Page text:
Last week Assembla posted the 7 things they hate about Agile. Here is my take on their seven things I hate about people that hate Agile:
1) My cultural norms are not your cultural norms
Apparently according to Assembla everyone that does Agile is old. Damn I have been doing Agile since I was 27. Apparently that means I am old. I hate that cultural norms are flouted as if they apply worldwide. In the southern hemisphere those following Agile are more likely to be under 40 than over 40.
2) see point 1
Assembla says that Agile is stagnated. Again, just because it has in your country doesn’t mean it is a worldwide norm (see last blog). I agree there is a risk that people want to do and not be Agile, but that has nothing to do with stagnation. I have argued many times on this blog that Scrum is stagnant, I won’t dispute that, but Agile !=Scrum. What Assembla is ultimately saying is that people aren’t learning of other approaches other than Scrum. Is it because they don’t want to, because they see little value in anything else or is it ignorance? I don’t know the answer, maybe Assembla does. When I think of this point it makes me ponder on why we replaced Waterfall with Agile in the first place – was it not because Waterfall failed to evolve and address the problem we were having. Where is it written that Agile must or cannot evolve? We are the community. We are the ones that encourage it’s evolution or not.
3) People that don’t value values
Assembla says that the values in the manifesto aren’t applicable. The examples that they provided were all of manufacturing or command and control environments. Last time I looked Agile was being used for knowledge work not manufacturing. Also Agile methods were used in WWII – in war rooms – where knowledge and innovation were critical. I agree that shared goals are important. I agree that if you can deliver your work and not have to talk to a single person (or even a customer) then values are not important, but I don’t know of anyone in software development that can get away with that excuse these days. You have to have values and goals when doing knowledge work. I am not saying the manifesto is perfect, hell I am enjoying the MoreAgile manifesto these days, but that doesn’t mean all values are useless.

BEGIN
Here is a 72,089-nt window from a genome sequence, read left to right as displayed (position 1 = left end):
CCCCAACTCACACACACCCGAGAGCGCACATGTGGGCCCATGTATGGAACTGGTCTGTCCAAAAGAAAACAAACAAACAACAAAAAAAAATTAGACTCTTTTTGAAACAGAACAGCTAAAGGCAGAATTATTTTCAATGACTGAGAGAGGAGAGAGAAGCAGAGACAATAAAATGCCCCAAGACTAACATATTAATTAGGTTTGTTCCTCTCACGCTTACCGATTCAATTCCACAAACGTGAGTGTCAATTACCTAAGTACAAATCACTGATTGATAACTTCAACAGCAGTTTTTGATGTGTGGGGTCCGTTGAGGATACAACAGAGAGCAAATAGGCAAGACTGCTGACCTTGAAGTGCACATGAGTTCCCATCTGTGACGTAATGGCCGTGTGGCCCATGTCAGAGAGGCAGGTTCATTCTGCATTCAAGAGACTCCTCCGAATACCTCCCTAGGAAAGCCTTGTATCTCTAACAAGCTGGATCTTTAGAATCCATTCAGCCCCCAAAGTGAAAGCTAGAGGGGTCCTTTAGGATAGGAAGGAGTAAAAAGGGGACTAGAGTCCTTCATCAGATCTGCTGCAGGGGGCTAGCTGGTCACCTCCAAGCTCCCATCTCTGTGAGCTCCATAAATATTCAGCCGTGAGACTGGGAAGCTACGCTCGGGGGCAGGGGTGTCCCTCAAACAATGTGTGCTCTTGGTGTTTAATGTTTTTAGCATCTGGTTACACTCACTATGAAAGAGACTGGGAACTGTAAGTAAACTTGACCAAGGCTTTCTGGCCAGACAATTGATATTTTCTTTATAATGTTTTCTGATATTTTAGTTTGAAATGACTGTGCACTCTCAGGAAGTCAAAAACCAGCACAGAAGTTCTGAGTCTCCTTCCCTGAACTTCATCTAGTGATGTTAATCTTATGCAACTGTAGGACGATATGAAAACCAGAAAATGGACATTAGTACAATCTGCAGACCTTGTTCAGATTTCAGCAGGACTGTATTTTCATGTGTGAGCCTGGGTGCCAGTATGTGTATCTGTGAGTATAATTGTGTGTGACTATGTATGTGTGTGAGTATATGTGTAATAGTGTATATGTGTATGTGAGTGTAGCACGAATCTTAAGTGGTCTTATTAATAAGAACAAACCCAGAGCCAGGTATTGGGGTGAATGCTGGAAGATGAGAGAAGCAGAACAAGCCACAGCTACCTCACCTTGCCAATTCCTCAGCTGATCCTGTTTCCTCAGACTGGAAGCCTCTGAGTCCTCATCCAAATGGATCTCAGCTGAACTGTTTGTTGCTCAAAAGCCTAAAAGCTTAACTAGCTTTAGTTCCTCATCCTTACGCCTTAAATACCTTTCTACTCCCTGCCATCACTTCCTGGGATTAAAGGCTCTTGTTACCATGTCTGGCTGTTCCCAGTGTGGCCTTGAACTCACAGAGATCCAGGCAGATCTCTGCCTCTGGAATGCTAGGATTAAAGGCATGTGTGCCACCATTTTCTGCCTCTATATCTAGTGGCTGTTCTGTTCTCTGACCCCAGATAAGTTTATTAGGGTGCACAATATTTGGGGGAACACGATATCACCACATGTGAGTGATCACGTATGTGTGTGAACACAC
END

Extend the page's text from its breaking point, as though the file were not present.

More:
4) People who don’t understand how complex it is to change command and control behavioural patterns
Assembla says that they hate the Scrum Master role and believe that SMs don’t do anything and need to get a real job. As someone that spends a lot of their time trying to re-wire behaviour away from command and control to enable environments where teams are empowered and autonomous I find this frankly insulting. We are taught to respect elders as children, to not talk back to authoritarian figures. Throughout our childhood and schooling we are constantly re-enforced with command and control messaging. And yet we know through many studies that empowered and autonomous teams are more productive and innovative. The Scrum Master is there to break down the old patterns and enable the team to do their job without interruptions. This isn’t something that happens overnight, it takes months of re-enforcement for neurological pathways to re-assert themselves to be the prime pathway. Does this mean that a Scrum Master role is full time – no! They will be helping to deliver when they have free time. They are just a normal in the person in the team who has chosen to step up.
5) People who think that Agile means you have to estimate/People who think that Agile means you don’t have to estimate